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Donald Trump Had Dinner With a Bunch of Antisemites, and I Feel Fine | Opinion

Newsweek 11/29/2022 Jason Fields
Security cameras hang across the street from the Park East Synagogue, March 3, 2017, in New York City. © Drew Angerer/Getty Images Security cameras hang across the street from the Park East Synagogue, March 3, 2017, in New York City.

Former President Donald Trump had dinner with antisemites and I'm having trouble getting worked up about it.

You know why?

Because I'm Jewish.

How does that work, you ask?

Well, first Trump is a really, really bad guy. He has repeatedly shown himself antisemitic by conviction or convenience, and we have learned nothing new from this particular meal. If you're saying that the former president is mainstreaming antisemitism for the first time, I have no idea where you've been since 2015.


Second, antisemitism isn't new in this country—even though it's getting worse—and my family is always somewhat on edge, anyway. We came to this country with experience of pogroms in Russia, Ukraine, Belarus, Latvia, Estonia... We came to this country having survived the genocide of the Holocaust.

Our synagogue has security guards. The other synagogues around have security guards. Often the hired guards are accompanied by police officers, either on- or off-duty.

We have a kid that goes to a Jewish school. Guards there, too, long before they became standard in the age of school shootings. We're not worried about the threat from within so much as the threat from outside the community.

We're aware of who and what we are much of the time and I have yet to meet someone who is Jewish who can't give an exhaustive history of their family background and the antisemitism that played a huge role in the creation in their present. The past lives with us.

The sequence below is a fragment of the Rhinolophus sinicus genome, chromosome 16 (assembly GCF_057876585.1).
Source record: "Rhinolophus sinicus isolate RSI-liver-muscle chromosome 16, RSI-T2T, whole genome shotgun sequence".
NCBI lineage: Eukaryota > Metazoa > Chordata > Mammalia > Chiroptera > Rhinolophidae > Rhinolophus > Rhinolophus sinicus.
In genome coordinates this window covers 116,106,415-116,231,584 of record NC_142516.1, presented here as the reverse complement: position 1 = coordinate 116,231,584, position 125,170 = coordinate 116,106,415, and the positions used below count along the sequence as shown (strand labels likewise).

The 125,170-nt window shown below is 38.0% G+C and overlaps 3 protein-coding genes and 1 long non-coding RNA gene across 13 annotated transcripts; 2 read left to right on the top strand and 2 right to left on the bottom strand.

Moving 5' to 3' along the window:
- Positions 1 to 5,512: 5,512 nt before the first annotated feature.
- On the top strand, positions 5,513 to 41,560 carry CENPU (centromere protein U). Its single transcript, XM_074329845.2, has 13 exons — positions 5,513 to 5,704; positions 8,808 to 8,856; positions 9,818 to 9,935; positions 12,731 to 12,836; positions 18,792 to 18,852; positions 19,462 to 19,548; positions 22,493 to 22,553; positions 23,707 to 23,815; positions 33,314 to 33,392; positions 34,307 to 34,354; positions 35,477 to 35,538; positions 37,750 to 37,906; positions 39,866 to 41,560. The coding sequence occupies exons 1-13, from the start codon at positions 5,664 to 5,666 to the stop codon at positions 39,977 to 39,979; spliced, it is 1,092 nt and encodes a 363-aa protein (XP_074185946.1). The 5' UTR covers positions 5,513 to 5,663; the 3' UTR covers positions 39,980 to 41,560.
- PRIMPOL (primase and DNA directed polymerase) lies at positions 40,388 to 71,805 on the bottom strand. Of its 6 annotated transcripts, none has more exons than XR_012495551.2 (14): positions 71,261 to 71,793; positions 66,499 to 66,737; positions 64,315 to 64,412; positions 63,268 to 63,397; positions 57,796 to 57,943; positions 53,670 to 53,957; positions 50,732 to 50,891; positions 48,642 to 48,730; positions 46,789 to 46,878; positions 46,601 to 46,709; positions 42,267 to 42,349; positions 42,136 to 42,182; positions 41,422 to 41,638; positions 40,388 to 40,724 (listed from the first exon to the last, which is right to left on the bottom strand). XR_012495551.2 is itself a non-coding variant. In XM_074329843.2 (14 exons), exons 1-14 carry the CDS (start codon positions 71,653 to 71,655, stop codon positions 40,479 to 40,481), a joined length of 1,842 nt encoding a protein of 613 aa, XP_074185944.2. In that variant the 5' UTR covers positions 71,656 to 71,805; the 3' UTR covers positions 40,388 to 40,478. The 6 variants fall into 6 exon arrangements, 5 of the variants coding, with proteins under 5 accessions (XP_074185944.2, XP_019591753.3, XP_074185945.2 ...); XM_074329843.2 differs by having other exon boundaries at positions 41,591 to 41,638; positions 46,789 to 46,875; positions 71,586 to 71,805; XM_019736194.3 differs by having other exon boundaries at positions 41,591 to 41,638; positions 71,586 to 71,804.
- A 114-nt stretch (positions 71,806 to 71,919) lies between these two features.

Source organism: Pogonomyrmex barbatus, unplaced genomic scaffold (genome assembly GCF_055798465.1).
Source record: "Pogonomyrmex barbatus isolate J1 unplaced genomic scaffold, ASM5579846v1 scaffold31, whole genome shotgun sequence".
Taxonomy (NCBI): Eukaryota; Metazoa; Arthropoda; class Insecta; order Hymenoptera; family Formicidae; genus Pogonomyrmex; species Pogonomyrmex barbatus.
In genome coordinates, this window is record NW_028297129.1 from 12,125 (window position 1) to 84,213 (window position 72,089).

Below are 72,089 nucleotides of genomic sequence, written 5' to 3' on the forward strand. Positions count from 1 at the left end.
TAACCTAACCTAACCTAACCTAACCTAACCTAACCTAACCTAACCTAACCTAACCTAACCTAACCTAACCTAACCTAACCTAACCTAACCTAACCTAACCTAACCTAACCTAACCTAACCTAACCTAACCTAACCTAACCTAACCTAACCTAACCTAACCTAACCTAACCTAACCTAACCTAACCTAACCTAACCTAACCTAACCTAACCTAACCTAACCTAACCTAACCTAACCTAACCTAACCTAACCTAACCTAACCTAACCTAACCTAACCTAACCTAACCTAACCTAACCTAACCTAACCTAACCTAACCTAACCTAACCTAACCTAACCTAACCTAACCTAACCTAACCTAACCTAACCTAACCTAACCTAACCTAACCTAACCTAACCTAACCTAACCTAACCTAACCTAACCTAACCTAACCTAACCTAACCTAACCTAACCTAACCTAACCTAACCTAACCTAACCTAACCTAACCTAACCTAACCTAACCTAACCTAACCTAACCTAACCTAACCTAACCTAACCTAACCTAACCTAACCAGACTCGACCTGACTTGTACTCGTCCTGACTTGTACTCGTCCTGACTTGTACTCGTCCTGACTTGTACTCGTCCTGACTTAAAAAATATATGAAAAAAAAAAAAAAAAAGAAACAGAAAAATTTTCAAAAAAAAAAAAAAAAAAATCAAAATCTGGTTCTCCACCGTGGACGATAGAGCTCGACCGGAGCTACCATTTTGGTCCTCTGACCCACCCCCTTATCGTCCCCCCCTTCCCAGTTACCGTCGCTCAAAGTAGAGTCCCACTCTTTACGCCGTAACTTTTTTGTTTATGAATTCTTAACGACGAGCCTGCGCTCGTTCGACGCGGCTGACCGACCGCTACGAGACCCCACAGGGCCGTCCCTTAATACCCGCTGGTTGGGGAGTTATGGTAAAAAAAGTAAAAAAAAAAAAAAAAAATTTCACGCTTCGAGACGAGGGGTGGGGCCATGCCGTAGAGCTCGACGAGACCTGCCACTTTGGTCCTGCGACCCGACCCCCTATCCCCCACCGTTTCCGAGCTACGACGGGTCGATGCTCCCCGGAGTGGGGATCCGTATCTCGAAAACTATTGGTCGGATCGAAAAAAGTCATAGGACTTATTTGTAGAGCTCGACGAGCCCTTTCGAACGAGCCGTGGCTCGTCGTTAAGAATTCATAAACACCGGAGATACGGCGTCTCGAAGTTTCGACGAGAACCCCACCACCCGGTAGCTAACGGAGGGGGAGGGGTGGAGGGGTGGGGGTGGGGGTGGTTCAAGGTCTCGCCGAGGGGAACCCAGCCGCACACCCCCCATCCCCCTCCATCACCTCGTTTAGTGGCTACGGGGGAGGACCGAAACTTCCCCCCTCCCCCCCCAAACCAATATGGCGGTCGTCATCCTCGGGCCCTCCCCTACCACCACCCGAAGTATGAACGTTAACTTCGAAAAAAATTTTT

As we're taught about the Holocaust, the lesson is never that it can't happen here, but rather that it can. Sometimes, growing up, I felt it was simply a matter of time before "they" came for me and my family.

Many Jewish homes have a little case, ornate or not, attached to the front doorframe of their homes. The case is filled with a prayer, handwritten on parchment, and the more religious of us kiss the "mezuzah" when we walk in.

Mezuzot are typically bolted to the frame, but in my family, we've joked that we should use Velcro instead of nails or screws. That it should be "pogrom-ready," to be snatched off in case of either hiding or flight.


I grew up in New York City. When I was a kid, in the 1970s, nearly 20 percent of the city was Jewish, but it felt like more.

It seemed about as safe and far away from antisemitism as could be. There were Jewish delis, Jewish bakeries. Sometimes it felt like our public schools were Jewish schools because so many of us were Jewish in my neighborhood.

You would think that if people were to let down their guard, it would be under these circumstances. But that's not the way it was.

My grandmother, with her thick German/Yiddish accent thought America was the best place to be. It was the place that had taken her in when she was thrown out of Belgium with her 6-week-old daughter as World War II began.

But it was clear from her, and from her sister and the others who had made it from Europe, that America would be wonderful until it was not. Never for a second did they think—or want—to be anything but Jews, and they expected to be reminded of it. They knew neighbors who had turned on neighbors. They knew how a welcoming, cosmopolitan place could become something else.

Is it OK to grow up this way, on tenterhooks? Is it OK to live this way?

No, it is not.

But it does mean very little can surprise you.

So, when Trump has dinner with fascist Nick Fuentes and an antisemitic mentally ill moron, I refuse to get upset. Or should I say any more upset than I have been? Than I always am?

I'll continue to do what I've always done and be ready to yank that mezuzah right off the door.

Jason Fields is a deputy opinion editor at Newsweek.

The views expressed in this article are the writer's own.

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